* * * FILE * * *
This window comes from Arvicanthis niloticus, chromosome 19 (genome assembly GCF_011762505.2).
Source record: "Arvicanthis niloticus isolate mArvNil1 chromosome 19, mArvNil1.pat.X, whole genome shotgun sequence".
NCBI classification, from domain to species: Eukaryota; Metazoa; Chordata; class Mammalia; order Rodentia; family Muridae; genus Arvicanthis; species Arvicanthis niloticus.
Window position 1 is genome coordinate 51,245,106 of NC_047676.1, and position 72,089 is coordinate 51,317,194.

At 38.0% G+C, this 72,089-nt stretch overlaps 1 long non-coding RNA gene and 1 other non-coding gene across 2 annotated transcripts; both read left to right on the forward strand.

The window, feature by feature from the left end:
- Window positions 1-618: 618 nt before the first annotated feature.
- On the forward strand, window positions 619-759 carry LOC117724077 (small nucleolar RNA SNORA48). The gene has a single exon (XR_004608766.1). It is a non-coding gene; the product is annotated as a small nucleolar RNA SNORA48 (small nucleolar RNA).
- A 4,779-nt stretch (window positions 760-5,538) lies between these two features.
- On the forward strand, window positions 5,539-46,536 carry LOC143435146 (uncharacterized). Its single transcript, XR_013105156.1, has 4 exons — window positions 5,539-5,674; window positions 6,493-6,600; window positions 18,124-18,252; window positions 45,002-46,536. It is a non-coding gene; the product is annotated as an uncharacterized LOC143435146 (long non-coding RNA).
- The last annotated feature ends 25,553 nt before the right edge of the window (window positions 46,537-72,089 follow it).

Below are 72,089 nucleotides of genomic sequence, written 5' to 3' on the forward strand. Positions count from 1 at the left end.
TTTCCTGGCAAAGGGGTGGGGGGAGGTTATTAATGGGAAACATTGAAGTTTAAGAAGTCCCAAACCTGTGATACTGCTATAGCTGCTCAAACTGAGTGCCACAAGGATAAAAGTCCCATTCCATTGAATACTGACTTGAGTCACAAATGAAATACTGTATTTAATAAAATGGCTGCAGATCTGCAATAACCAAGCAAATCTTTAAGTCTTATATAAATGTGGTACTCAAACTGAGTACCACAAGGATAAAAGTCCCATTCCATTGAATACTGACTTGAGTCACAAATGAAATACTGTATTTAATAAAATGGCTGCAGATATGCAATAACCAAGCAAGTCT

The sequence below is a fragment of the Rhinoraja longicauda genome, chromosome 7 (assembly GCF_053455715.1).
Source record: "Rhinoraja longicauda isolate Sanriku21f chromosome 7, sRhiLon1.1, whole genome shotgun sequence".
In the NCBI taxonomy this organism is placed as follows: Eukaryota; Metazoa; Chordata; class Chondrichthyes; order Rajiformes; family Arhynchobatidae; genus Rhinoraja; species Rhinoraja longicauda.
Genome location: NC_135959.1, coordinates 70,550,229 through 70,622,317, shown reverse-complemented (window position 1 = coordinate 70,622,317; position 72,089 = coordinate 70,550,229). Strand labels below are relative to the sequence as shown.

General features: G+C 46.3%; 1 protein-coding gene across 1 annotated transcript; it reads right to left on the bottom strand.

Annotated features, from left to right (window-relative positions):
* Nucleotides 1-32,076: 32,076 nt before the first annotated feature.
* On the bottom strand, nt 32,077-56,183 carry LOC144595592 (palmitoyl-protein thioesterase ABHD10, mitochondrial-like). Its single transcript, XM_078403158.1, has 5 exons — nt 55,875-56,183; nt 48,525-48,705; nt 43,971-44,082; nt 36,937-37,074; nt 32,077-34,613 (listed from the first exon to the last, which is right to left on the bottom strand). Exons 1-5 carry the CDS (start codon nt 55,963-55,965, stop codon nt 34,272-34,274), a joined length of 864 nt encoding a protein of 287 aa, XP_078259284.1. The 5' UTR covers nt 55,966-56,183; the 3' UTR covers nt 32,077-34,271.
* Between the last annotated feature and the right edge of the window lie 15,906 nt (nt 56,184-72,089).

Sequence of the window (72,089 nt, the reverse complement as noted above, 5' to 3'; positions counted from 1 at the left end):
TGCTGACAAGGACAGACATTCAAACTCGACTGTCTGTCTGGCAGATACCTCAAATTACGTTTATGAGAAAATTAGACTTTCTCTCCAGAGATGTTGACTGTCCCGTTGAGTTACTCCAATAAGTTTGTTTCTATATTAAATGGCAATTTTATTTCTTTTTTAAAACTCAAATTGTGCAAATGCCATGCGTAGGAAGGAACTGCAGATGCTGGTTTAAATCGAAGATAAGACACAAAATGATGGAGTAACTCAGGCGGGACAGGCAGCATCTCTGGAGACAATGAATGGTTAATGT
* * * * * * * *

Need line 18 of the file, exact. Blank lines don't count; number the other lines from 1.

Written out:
General features: G+C 46.3%; 1 protein-coding gene across 1 annotated transcript; it reads right to left on the bottom strand.